Jude 11-13 “The Damnation of Rebellion”

Woe to them! For they have gone in the way of Cain, and in greed have gushed out in the error of Balaam, and are destroyed in Korah’s rebellion. These men are reefs in your love feasts as they feast with you without fear, feeding themselves; clouds without water carried aside by the wind; autumn trees without fruit, twice dead, uprooted, wild waves of the sea foaming up their own shame, wandering stars, for whom the gloom of darkness has been kept forever.


With the pronouncement of woe, Jude brings his readers to the climax of his letter and the very center of his argument. Jude has already connected the insurgents of his day with rebels of the past (vv. 5-7) and revealed their rebellious hearts through their continuous blasphemy (vv. 8-10). If Jude’s report is accurate, then a pronouncement of woe is little more than a logical conclusion.


Here we have yet more evidence for a thoroughly Jewish audience. Woe oracles are a particularly Jewish literary device, almost unheard of in Gentile writings.[1] The Greek οὐαὶ (woe) is not in secular Greek vocabulary as it is a transliteration of the Hebrew אוֹי. This would account for the fact that of the 65 occurrences in the LXX of the Old Testament and 46 uses in the New Testament, only once is it used in a Gentile setting (1 Cor. 9:16) with a very different idea. The term is an exclamation of dismay and is a reaction to bad news, a dangerous situation, or (as is most common) introduces a statement of judgment. It is best to understand this woe oracle as a recognition of a state rather than a pronouncement of a curse. In this sense, οὐαὶ (woe) is the antithesis of μακάριος (blessed).[2] If Jude were to curse these insurgents, would he not be guilty of the very blasphemy that Michael avoided (v. 9)? Jude does not pronounce a curse upon these guilty rebels, but recognizes the fact that as rebels, they are indeed destined for God’s judgment. It would not be too far of a stretch to translate the idea as though these insurgents are damned (They are damned!). What follows is an explanation (ὅτι) that proves these rebels are indeed damned. Jude compares these rebels to three historical figures whose rebellion damned them (v. 11) before using five illustrations from nature that expose their defiled character (vv. 12-13). In short, they are damned because of who and what they are.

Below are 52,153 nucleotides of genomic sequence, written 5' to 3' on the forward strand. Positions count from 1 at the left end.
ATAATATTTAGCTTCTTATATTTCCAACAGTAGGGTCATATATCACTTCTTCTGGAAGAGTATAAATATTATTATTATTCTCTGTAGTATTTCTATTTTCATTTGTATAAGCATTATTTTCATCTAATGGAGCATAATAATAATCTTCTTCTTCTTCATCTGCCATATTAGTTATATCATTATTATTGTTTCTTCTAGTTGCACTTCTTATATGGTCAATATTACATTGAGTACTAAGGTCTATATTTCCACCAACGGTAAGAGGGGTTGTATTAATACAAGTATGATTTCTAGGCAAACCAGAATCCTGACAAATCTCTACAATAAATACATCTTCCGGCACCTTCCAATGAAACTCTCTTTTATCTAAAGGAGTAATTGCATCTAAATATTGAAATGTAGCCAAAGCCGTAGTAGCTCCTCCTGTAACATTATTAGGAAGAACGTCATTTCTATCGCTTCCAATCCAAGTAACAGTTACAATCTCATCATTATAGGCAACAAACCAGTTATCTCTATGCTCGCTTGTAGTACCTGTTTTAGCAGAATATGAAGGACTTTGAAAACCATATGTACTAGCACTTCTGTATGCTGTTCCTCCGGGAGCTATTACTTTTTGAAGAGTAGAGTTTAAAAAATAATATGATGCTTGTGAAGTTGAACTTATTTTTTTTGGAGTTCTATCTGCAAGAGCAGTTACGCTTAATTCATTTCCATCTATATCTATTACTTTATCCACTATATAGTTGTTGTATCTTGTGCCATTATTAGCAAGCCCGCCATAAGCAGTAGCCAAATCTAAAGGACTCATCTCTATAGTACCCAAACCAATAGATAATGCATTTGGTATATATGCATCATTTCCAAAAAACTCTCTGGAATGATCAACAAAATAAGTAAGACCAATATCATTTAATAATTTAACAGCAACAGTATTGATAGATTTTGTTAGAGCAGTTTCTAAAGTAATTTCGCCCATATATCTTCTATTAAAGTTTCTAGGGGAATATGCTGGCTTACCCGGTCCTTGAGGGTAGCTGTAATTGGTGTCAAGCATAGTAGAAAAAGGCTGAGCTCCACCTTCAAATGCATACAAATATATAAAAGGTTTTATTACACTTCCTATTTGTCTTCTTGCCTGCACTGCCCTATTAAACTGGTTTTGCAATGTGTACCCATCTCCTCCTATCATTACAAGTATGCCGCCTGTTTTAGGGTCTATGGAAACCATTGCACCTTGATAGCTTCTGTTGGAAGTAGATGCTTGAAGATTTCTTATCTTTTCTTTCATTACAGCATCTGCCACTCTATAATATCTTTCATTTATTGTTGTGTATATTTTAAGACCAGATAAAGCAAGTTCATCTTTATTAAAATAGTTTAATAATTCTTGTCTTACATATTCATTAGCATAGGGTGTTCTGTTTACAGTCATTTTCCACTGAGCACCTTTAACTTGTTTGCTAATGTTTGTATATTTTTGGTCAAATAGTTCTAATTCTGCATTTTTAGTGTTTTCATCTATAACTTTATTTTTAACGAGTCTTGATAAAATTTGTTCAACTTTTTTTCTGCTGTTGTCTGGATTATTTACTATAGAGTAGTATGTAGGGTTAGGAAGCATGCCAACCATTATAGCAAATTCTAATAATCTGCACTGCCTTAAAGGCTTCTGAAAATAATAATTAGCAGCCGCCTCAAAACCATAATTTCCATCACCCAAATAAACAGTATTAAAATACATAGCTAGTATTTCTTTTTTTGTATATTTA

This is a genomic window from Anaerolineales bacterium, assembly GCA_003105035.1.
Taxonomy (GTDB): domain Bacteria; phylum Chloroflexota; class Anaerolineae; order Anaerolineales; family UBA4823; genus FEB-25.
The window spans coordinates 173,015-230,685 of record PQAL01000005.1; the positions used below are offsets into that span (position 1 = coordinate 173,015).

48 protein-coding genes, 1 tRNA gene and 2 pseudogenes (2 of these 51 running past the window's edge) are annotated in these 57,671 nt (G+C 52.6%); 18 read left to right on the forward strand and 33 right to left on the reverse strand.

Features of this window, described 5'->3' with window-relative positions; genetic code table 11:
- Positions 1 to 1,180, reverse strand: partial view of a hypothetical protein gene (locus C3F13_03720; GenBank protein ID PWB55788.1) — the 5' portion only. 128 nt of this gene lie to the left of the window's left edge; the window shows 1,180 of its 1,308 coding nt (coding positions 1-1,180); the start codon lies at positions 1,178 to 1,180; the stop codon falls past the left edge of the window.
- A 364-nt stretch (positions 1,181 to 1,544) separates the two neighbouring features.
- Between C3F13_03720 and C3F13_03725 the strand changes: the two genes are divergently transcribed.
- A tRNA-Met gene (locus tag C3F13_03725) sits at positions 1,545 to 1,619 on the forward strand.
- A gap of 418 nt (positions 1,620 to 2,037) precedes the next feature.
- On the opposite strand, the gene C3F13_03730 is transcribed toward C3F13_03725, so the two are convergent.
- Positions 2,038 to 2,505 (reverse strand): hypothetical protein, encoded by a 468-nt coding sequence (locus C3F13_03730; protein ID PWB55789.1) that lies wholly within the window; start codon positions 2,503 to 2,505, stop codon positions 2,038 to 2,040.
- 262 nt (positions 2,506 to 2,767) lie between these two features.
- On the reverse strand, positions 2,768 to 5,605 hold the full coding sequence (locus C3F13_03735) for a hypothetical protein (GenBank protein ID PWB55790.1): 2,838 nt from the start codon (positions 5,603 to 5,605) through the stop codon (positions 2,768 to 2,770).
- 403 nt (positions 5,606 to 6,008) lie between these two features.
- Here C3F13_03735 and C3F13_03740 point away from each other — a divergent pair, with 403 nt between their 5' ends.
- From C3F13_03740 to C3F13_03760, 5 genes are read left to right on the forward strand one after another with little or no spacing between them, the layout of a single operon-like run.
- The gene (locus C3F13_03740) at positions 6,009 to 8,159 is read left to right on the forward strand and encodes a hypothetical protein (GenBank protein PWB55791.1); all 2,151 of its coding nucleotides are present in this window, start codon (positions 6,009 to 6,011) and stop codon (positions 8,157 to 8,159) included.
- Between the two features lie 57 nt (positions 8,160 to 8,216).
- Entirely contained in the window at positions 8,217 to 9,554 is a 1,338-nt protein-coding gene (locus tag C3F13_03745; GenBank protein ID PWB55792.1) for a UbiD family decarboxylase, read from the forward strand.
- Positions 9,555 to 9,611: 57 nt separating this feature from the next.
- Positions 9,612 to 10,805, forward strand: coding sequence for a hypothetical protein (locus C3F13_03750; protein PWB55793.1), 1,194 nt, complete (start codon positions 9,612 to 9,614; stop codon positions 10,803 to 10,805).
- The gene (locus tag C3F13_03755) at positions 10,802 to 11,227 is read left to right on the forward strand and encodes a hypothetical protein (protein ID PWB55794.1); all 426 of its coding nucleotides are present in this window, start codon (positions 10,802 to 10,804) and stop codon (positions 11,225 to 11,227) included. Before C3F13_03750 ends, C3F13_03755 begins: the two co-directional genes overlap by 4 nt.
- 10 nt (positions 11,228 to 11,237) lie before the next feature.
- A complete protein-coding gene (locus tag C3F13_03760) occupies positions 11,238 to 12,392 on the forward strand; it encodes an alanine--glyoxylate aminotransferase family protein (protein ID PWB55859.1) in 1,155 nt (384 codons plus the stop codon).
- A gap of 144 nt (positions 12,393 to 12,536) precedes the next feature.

Damned Because of Who They Are (v. 11)


By saying “woe to them” (αὐτοῖς) Jude again points back to the insurgents mentioned in v. 4. Jude’s love of threes continues in this section. Three men are brought forward as examples that prove the insurgents’ certain damnation. Each is mentioned in the Old Testament in negative terms and are well known characters to Jude’s Judaean audience. Jude again is not concerned with chronology as he presents these examples. Each person mentioned not only demonstrates an aspect of rebellion but also fits into the structure that Jude has already created. That is, the rebellion against God’s leadership (vv. 5, 8c), God’s station (vv. 6, 8b) and God’s design (vv. 7, 8a) are again represented here by these three individuals. These examples follow the order of rebellion as listed in v. 8, help explain the specific blasphemy of Zealot revolutionaries, and explains why Jude states that they are damned.